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Smallholders in Thailand and REDD+ and FLEGT linkages

The Forest Law Enforcement, Governance and Trade (FLEGT) and Reducing Emissions from Deforestation and Forest Degradation (REDD+) have common interests and goals. Both work towards reducing pressures on natural forest by addressing underlying causes of deforestation and degradation. Both can have important impacts on climate mitigation by effecting important land-use changes.

This article highlights a potential opportunity for FLEGT and REDD+ initiatives that focus on smallholders in Thailand. Smallholders are individual farmers or farmer families whose primary livelihood activity is farming. Their farm areas may include trees that support household needs, either through cash transactions or direct use.

Smallholders throughout the tropics grow and manage trees on farms (Zomer et al. 2009), which may include small plantations. In some regions, including Southeast Asia, the number of industrial forest plantations has grown (STCP 2009); these include smallholder plantations and large plantations. Some countries also have successful community-managed forests (Porter-Bolland et al. 2012).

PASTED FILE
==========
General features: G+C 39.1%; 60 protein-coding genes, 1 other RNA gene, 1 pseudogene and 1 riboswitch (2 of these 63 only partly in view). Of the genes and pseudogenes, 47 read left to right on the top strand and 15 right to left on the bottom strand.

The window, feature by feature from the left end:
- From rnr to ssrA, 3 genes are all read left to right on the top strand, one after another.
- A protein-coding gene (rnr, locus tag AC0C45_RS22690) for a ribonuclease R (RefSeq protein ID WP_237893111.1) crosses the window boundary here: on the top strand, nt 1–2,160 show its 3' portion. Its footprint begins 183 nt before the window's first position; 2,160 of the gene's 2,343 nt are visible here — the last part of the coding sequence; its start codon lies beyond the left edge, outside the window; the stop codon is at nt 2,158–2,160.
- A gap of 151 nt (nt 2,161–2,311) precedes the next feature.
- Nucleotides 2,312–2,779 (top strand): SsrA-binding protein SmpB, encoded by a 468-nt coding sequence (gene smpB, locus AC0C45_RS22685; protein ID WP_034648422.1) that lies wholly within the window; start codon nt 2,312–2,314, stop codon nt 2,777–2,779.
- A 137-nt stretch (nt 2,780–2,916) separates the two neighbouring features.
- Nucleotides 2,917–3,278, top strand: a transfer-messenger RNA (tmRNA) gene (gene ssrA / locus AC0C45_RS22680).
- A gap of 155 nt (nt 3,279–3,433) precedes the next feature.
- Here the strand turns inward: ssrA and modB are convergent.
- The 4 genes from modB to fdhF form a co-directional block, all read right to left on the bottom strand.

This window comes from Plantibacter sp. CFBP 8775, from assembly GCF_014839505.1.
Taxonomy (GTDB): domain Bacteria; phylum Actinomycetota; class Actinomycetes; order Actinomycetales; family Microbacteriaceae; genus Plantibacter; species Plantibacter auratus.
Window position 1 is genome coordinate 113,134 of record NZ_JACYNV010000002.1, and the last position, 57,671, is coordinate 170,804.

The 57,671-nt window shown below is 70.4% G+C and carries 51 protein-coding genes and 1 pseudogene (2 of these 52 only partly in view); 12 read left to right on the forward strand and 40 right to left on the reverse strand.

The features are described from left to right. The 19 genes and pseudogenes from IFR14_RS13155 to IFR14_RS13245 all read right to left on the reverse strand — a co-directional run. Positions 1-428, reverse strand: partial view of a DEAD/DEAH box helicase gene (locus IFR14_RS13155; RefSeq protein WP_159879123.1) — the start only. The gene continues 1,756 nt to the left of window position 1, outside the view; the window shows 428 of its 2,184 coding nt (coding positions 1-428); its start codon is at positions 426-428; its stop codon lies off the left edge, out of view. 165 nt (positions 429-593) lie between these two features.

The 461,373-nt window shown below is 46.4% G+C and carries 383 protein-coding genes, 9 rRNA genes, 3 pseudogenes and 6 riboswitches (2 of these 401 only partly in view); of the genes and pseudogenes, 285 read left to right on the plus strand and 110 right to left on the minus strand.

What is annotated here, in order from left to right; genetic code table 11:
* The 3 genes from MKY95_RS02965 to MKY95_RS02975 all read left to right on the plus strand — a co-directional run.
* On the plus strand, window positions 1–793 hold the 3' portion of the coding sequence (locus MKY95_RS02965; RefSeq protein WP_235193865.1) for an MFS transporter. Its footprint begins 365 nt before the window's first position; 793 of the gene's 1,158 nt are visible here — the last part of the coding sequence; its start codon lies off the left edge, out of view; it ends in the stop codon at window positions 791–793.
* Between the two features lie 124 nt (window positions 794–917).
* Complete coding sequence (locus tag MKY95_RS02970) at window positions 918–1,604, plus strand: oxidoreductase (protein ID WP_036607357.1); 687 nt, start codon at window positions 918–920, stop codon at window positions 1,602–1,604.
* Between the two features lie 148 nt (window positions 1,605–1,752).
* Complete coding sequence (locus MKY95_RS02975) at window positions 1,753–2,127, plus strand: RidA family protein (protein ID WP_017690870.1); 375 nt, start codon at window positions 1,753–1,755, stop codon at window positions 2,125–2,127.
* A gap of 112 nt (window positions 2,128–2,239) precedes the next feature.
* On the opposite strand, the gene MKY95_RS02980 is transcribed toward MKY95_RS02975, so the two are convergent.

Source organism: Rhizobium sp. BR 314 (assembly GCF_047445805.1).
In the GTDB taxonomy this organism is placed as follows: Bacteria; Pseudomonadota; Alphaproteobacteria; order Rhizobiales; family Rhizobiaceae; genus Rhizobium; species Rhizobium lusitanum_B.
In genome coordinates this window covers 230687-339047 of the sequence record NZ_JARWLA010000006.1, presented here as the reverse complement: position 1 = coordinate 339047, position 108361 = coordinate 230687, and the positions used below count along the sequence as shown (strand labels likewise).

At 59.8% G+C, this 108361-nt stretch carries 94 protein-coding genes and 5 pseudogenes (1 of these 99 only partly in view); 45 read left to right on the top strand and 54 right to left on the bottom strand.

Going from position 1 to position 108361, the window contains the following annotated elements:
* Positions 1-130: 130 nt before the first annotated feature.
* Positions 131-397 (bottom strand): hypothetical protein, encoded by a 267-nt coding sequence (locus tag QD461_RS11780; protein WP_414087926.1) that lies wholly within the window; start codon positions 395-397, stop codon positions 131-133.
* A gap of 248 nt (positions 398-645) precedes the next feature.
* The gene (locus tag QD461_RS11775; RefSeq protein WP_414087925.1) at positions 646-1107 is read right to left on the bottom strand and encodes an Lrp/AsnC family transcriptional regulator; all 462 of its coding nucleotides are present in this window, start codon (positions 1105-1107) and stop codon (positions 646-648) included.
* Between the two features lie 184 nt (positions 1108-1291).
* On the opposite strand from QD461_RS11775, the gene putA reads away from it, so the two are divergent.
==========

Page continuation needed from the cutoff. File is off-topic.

This article discusses two examples of smallholder plantations and one community-managed forest in Thailand:

  • the Inpang Network, a farmer cooperative in Northeast Thailand that is growing and managing trees, including small woodlot plantations, as part of their farmland mosaic;
  • rubber plantations in Nakhon Phanom province along the border with Lao PDR; and
  • a group of 31 villages in Mahasarakham province who manage or co-manage community forests with government agencies.
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